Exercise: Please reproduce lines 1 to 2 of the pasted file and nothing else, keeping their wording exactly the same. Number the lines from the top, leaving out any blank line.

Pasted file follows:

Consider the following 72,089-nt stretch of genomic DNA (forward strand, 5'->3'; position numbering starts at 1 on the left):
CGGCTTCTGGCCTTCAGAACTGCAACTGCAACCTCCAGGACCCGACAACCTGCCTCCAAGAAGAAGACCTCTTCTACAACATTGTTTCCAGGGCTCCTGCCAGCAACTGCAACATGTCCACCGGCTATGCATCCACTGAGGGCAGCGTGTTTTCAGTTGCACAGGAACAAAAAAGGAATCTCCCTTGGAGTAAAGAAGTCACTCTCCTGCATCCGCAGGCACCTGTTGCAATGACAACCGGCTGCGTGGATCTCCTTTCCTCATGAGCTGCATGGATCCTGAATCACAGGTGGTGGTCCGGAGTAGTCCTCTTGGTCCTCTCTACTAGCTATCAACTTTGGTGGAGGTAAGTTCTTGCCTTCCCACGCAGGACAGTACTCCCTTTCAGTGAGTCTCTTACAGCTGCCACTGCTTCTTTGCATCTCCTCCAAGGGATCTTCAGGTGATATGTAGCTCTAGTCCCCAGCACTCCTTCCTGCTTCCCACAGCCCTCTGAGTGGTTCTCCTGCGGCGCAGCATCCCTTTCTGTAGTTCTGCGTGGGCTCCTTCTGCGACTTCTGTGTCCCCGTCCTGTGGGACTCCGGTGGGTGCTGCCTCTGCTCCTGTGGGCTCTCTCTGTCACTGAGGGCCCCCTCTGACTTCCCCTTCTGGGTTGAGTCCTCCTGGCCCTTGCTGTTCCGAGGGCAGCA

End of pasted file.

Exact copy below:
Consider the following 72,089-nt stretch of genomic DNA (forward strand, 5'->3'; position numbering starts at 1 on the left):
CGGCTTCTGGCCTTCAGAACTGCAACTGCAACCTCCAGGACCCGACAACCTGCCTCCAAGAAGAAGACCTCTTCTACAACATTGTTTCCAGGGCTCCTGCCAGCAACTGCAACATGTCCACCGGCTATGCATCCACTGAGGGCAGCGTGTTTTCAGTTGCACAGGAACAAAAAAGGAATCTCCCTTGGAGTAAAGAAGTCACTCTCCTGCATCCGCAGGCACCTGTTGCAATGACAACCGGCTGCGTGGATCTCCTTTCCTCATGAGCTGCATGGATCCTGAATCACAGGTGGTGGTCCGGAGTAGTCCTCTTGGTCCTCTCTACTAGCTATCAACTTTGGTGGAGGTAAGTTCTTGCCTTCCCACGCAGGACAGTACTCCCTTTCAGTGAGTCTCTTACAGCTGCCACTGCTTCTTTGCATCTCCTCCAAGGGATCTTCAGGTGATATGTAGCTCTAGTCCCCAGCACTCCTTCCTGCTTCCCACAGCCCTCTGAGTGGTTCTCCTGCGGCGCAGCATCCCTTTCTGTAGTTCTGCGTGGGCTCCTTCTGCGACTTCTGTGTCCCCGTCCTGTGGGACTCCGGTGGGTGCTGCCTCTGCTCCTGTGGGCTCTCTCTGTCACTGAGGGCCCCCTCTGACTTCCCCTTCTGGGTTGAGTCCTCCTGGCCCTTGCTGTTCCGAGGGCAGCA